This video taken by Samantha Madell in NSW Australia is a time lapse video of of a Redeye Cicada (Psaltoda moerens) molting.
November 23, 2013
October 12, 2013
Cicadas are well known for the songs male cicadas make with their their tymbals, which are drum-like organs found in their abdomens.
Some female cicadas will also flick their wings to get the males attention. Watch this video where a male Magicicada is convinced that the snapping of fingers is a wing flick. Note: Magicicada males will also flick their wings once they become infected with the Massospora cicadina fungus (which removes their sex organs).
There is a third way some cicadas can make sounds. This method of creating a sound is unique to the Australian species Cyclochila australasiae (aka the Green Grocer and Masked Devil). These cicadas have stridulatory ridges on their pronotal collars (the collar shaped structure at the back of their head), and a stridulatory scraper on their fore wing.
From M. S. MOULDS, 2012, A review of the genera of Australian cicadas (Hemiptera: Cicadoidea). Magnolia Press Auckland, New Zealand. p84:
Cyclochila is unique among the Cicadoidea in possessing a stridulatory file on the underside of the lateral angles of the pronotal collar that interacts with a scraper on the fore wing base (Fig. 132). Rubbed together these produce low audible sound in hand-held specimens (K. Hill, pers. comm.), the purpose of which is for sexual com- munication at close quarters (J. Kentwell and B. Fryz, pers. comm.)
Here is a photo of these structures”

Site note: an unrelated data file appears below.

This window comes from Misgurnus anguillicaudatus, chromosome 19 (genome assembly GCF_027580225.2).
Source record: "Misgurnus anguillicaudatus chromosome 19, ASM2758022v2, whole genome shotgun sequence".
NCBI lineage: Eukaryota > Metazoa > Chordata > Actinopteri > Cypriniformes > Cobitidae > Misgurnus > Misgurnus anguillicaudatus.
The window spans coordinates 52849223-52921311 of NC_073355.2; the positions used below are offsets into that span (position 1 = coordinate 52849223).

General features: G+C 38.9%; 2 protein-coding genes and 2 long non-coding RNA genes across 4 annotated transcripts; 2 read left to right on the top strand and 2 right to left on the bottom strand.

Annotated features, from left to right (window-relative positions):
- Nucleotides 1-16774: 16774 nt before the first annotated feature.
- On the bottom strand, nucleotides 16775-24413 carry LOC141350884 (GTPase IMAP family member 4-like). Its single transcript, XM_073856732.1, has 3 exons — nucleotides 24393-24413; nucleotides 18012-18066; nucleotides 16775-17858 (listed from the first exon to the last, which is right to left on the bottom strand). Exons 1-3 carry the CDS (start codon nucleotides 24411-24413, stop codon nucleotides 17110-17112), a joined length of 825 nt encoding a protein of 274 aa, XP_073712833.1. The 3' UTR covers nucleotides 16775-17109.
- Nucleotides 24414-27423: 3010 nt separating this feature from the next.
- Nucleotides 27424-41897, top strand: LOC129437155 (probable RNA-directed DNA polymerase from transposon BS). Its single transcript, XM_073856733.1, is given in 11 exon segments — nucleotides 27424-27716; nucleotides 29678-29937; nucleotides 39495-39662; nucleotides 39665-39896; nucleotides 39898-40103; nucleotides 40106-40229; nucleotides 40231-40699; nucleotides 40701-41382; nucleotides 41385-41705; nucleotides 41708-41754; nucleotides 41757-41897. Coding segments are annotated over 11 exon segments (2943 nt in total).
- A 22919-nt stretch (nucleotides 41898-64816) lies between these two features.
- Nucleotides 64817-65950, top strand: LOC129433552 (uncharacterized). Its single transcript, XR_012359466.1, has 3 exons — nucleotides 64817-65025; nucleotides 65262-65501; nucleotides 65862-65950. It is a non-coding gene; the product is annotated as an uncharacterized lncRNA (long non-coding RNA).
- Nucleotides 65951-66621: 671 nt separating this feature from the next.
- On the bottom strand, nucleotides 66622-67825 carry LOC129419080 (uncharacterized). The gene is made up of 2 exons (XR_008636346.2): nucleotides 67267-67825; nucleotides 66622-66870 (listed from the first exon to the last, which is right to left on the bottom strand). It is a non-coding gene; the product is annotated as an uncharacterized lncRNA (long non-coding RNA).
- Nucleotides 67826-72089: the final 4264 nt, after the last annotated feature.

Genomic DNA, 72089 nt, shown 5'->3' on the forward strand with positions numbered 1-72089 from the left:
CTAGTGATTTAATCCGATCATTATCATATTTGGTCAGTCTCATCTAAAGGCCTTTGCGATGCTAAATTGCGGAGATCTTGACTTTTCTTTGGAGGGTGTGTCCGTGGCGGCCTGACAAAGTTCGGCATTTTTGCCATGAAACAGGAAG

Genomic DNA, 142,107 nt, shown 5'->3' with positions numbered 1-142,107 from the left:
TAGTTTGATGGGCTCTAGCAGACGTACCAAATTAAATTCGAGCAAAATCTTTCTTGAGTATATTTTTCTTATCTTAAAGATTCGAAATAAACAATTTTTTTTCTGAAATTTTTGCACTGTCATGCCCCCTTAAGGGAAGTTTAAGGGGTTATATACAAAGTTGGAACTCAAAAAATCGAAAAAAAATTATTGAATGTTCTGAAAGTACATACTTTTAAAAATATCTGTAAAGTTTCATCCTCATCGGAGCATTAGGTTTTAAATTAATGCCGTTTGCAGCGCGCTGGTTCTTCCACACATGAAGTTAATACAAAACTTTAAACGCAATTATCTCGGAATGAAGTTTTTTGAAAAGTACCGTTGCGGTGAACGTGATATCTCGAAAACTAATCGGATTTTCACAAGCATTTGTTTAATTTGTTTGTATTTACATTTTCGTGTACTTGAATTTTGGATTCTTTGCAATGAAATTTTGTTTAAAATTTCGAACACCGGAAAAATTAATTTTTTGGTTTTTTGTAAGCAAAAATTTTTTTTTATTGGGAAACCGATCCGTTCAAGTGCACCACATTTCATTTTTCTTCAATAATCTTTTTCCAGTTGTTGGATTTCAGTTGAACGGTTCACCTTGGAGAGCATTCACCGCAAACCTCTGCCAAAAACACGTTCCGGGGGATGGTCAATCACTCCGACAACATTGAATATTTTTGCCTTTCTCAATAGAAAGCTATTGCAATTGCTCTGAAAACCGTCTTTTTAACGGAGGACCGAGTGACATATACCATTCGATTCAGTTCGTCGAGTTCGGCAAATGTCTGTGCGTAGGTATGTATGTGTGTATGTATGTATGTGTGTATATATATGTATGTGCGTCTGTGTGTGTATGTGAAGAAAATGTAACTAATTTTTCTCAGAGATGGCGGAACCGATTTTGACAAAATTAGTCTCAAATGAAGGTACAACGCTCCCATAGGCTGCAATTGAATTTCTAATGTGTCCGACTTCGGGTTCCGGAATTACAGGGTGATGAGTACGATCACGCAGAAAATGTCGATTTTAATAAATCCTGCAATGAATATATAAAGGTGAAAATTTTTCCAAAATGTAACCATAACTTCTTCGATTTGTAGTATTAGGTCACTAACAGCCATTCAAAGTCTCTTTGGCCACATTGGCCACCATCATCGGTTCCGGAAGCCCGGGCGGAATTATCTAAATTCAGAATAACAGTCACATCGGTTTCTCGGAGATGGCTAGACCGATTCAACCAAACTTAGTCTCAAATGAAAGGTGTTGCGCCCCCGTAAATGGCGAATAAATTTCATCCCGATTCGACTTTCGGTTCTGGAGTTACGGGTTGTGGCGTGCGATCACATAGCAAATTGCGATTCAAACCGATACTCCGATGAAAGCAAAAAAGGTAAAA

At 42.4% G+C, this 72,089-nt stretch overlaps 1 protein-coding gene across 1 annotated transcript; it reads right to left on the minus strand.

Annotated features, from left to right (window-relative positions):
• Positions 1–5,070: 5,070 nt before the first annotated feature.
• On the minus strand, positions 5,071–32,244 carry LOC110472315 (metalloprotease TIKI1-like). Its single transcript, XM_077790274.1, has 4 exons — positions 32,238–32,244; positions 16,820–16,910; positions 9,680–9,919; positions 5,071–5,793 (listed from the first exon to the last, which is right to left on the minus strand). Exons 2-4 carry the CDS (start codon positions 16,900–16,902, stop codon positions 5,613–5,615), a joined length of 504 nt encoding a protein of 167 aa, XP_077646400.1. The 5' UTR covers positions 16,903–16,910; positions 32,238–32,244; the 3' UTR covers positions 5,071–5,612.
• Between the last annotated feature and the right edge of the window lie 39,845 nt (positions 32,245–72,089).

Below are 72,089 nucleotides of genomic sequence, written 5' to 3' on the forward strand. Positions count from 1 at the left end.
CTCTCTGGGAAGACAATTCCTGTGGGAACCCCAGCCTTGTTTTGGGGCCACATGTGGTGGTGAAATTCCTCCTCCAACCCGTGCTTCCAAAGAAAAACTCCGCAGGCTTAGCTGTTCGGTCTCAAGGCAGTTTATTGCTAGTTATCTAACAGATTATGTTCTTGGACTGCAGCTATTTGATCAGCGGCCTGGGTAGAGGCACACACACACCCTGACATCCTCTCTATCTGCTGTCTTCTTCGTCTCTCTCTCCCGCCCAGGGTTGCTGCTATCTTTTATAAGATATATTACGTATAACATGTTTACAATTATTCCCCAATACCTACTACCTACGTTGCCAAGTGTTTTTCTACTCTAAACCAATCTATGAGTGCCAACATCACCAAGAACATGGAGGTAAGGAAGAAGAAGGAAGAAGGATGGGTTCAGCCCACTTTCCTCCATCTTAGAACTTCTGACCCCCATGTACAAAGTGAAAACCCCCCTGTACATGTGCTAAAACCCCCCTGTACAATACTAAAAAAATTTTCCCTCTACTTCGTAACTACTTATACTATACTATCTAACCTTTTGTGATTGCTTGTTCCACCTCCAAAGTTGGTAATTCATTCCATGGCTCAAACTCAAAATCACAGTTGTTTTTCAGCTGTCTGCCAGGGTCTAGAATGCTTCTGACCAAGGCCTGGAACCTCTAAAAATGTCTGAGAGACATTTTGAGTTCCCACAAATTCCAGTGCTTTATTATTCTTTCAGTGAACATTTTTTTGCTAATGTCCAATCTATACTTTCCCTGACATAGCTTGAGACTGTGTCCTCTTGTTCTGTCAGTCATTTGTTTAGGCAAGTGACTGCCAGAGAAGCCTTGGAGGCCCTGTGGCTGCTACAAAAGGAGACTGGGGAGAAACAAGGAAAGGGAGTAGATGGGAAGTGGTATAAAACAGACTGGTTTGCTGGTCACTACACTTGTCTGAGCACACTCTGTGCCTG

The location of these structures is right about where the blue pin is in this photo:
Tim McNary of the Bibliography of the Cicadoidea website, let us know that Clidophleps cicadas are also able to create should using a stridulatory structure. Clidophleps is a genus of cicada that can be found in California, Nevada, Arizona, and I assume adjacent parts of Mexico. Clidophleps differs from Cyclochila in that the stridulatory structure is on its mesonotum, and not its pronotal collar.
Photo courtesy of Tim McNary:
October 11, 2013
Australian singer/songwriter Laura Imbruglia sent us this photo of her cicada tattoo. Of course, we love it! And we love her music too.
October 10, 2013
Lozang Yönten posted this image of a Masked Devil aka Cyclochila australasiae on our Facebook page. The photo was taken in the Blue Mountains, NSW, Australia.
These cicadas are currently out and singing in the New South Wales area.
The green form of this cicada is called a Green Grocer, the yellow form is called a Yellow Monday, and the Blue Form is called the Blue Moon. The Cyclochila australasiae might have more color variations than even the Gaeana festiva of Southeast Asia.
More info about Cyclochila australasiae from L.W. Popple’s website.
September 30, 2013
Cicadas of Thailand Volume 2: Taxonomy and Sonic Ethology by Michel Boulard is available now via Siri Scientific Press.
Cicadas of Thailand Volume 1 was a great resource for the cicadas of Thailand and South-East Asia in general (many Asian species are not endemic, so you’ll find them in many countries). I imagine that Volume 2 will be just as amazing.
A comprehensive 436 page volume from the leading world expert representing 13 years of work on taxonomy (including several newly described species) and sonic ethology, with supporting audio tracks
I ordered a copy already.
September 22, 2013
David Emery wrote to let us know that cicada season has begun in parts of Australia: